1. Open the Cognos (10.1) connection console locally on the server where IBM Cognos is installed or from a remote machine by launching the URL http://<machinename.domain>:80/cognos10.

    HINT: HTTP port is usually 80 on Windows, 8080 on UNIX.

    Figure 4. Launching Cognos administration console
    Image shows launching IBM Cognos administration console
  2. Launch the Cognos Administration console and click the Configuration tab. From the available Data Source Connections select the data source that your reports package uses.
  3. Click the New Data Source Connection icon and provide the name for the data source. In our test configuration, you need to specify TPCDS as the data source connection name.
  4. Click Next to select the data source connection type.
    Figure 5. Specifying data source connection parameters
    Image shows specifying data source connection parameters

    You can define and use the CLI connection alone or additionally define a JDBC (type4) connection. You cannot choose to use only the JDBC connection. The CLI connection requires the remote database to be cataloged locally, which was already done under Step 2 in the section "Catalog data sources on the Cognos server."

  5. Provide the database name and select checkboxes for user ID and passwords for sign-ons.
    Figure 6. Configuring database sign-ons
    Image shows configuring database sign-ons
  6. If you chose to configure a JDBC connection in addition to the CLI connection, provide the details of server name (which would be the ROS VIP address), DB2 port number (i.e., numeric value associated with SVCENAME database manager configuration parameter) and the actual database name (e.g. TPCDS10G).
    Figure 7. Specifying JDBC connection information
    Image shows specifying JDBC connection information
  7. Click Test Connection to test your CLI/JDBC connections from Cognos server. If it is successful, click Finish to save the data source and exit the wizard.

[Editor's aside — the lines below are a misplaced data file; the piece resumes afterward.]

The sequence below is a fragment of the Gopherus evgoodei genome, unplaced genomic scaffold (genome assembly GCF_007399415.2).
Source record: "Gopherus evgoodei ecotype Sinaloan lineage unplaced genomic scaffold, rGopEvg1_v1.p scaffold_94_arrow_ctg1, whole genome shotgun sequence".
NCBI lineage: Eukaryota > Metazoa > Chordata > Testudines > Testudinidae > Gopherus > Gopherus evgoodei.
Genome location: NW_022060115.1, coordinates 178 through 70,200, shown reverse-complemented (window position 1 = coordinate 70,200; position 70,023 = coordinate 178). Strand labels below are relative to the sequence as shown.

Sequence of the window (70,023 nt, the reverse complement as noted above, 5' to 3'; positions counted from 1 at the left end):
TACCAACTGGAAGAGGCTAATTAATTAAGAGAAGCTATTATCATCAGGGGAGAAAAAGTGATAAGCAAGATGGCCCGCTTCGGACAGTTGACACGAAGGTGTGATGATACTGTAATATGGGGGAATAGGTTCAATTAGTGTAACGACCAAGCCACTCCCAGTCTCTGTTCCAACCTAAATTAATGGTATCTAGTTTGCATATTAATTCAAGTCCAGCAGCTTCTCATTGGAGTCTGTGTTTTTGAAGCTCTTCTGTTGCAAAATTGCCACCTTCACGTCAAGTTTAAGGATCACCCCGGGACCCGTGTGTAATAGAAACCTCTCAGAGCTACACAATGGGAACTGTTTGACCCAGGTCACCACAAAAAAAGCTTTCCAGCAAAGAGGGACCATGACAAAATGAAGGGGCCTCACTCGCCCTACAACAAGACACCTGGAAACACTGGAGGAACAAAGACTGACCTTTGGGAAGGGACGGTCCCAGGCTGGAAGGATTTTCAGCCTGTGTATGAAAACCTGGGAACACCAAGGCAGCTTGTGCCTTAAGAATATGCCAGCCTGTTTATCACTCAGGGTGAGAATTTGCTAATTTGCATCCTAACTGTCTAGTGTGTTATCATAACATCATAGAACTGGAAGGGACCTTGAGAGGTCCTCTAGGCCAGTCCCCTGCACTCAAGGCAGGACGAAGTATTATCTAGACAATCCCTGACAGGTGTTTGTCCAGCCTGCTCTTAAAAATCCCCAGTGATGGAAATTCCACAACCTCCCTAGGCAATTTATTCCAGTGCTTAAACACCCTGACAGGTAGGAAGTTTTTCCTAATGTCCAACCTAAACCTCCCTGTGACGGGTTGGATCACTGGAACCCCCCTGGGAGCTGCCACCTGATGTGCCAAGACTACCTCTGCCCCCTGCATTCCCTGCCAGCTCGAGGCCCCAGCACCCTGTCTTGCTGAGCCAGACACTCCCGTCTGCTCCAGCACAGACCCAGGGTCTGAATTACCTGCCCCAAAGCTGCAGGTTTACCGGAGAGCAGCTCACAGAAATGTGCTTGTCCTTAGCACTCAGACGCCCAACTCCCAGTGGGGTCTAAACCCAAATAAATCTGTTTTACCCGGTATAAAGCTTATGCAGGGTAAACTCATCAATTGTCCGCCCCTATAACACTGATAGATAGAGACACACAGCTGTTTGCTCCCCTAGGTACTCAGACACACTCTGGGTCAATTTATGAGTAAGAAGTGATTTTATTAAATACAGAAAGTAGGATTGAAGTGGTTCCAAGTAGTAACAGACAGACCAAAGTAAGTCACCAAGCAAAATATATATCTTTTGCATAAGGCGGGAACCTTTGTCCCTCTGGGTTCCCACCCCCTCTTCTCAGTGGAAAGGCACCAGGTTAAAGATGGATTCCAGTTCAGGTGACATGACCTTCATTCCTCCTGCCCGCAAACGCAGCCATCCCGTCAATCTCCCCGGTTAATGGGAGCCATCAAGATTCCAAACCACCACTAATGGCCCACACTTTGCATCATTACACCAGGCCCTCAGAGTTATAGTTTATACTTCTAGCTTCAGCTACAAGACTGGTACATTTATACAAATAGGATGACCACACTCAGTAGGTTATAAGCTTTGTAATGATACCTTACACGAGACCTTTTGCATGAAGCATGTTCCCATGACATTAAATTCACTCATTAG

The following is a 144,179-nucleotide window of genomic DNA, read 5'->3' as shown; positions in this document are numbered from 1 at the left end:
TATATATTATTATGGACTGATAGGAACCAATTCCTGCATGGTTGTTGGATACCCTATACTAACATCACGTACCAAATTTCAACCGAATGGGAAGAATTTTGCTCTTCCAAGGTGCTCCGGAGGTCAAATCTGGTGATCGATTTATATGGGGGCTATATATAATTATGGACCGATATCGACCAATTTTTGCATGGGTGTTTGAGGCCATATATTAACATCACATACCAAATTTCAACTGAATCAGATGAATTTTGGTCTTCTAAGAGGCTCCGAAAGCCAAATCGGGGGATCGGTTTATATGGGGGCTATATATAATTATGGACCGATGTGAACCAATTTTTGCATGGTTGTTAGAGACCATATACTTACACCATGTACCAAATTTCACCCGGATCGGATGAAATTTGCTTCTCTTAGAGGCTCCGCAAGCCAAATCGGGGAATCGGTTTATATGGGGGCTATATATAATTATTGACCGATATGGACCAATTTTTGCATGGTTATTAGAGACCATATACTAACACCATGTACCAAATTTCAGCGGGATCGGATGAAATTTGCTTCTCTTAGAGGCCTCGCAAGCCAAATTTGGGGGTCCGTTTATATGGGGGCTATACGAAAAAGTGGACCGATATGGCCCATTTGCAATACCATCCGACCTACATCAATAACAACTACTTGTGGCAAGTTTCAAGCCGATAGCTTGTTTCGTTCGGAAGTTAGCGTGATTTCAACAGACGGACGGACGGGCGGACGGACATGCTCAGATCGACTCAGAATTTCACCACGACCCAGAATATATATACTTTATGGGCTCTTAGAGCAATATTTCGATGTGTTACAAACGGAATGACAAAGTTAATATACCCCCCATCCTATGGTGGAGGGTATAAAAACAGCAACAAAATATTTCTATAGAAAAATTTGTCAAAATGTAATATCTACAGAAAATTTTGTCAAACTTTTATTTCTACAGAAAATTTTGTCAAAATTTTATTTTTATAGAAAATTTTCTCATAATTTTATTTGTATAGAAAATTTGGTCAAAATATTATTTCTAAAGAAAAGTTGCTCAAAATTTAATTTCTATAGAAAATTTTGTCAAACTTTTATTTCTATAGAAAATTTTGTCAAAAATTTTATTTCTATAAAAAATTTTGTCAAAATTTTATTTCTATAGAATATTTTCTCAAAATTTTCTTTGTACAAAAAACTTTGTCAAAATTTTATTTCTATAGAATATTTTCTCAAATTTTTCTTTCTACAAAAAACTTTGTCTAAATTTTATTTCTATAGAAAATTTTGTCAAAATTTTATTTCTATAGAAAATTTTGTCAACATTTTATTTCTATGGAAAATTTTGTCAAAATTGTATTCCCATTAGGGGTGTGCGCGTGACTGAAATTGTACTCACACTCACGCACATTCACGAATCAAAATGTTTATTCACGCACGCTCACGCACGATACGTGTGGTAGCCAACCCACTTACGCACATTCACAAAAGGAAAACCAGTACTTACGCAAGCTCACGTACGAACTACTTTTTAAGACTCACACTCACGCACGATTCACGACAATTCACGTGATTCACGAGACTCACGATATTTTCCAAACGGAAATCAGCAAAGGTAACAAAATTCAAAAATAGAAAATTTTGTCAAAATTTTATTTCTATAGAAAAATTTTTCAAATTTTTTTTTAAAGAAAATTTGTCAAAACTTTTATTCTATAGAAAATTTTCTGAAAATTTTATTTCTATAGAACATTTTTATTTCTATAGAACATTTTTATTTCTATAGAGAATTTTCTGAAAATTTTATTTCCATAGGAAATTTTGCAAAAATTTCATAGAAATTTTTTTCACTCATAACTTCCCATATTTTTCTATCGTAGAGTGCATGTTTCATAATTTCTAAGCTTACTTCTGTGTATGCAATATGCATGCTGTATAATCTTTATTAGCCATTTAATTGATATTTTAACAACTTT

A data source connection is successfully created for the ROS database in our topology.

    Data Source connection name = TPCDS
    Type = DB2, Isolation level = default
    Database name = TPCDSROS
    ROS VIP = 9.26.92.136
  8. Optional: To create a database connection for the HADR database on the primary VIP, click on the data source name viz. TPCDS and click the New Connection icon to add a CLI/JDBC connection. Provide a name for the new database connection and Repeat steps 4-7 to add the primary HADR database with the following parameters:
    Database connection name = hadrP
    Type = DB2, Isolation level = default
    Database name = TPCDSP
    ROS VIP = 9.26.92.136
  9. The Configuration tab should display the two connections to both HADR databases for the data source TPCDS (if you chose to use database connections for both HADR ROS and primary databases). You can also modify the properties of a database connection and rename them to be meaningful.
  10. You can now create dimensional models based on the HADR ROS data source (hadrROS) using Cognos Framework Manager modeling tool.

Using ROS VIP for OLAP modeling and design

Now that you have completed the initial setup and configuration of the BI applications, you are now ready to utilize VIP connection to the reads on standby database to perform relational modeling activities and create reports.

Using the HADR ROS data source connection in Cognos Framework Manager for relational modeling

You can also use IBM Cognos 10 Framework Manager to create and connect to data sources. Using these data sources, you can perform relational modeling. The models ("cube" metadata) and the connection information for the cubes can then be packaged and published to the Cognos Content Store to be used by other IBM Cognos reporting tools.

Cognos Framework Manager is strictly read-only (i.e., import metadata, model, and publish packages). Framework Manager cannot be used to change the underlying data sources structure or definition. The ROS database is perfectly suited for this type of activity.

In the example below, how to use the standby ROS database as the metadata source in the modeling component (i.e., Framework Manager):

  1. Open IBM Cognos Framework Manager.
  2. Create a new project that will create the package:
    • Click File > New. The New Project window opens.
    • In the New Project window, specify a project name and location.
  3. Select the design language for the project. The Metadata Wizard opens.
    • You can also launch the metadata wizard from the right-click option on Project > Model.
  4. On the Select Metadata Source page, select Data Sources from the list of metadata sources.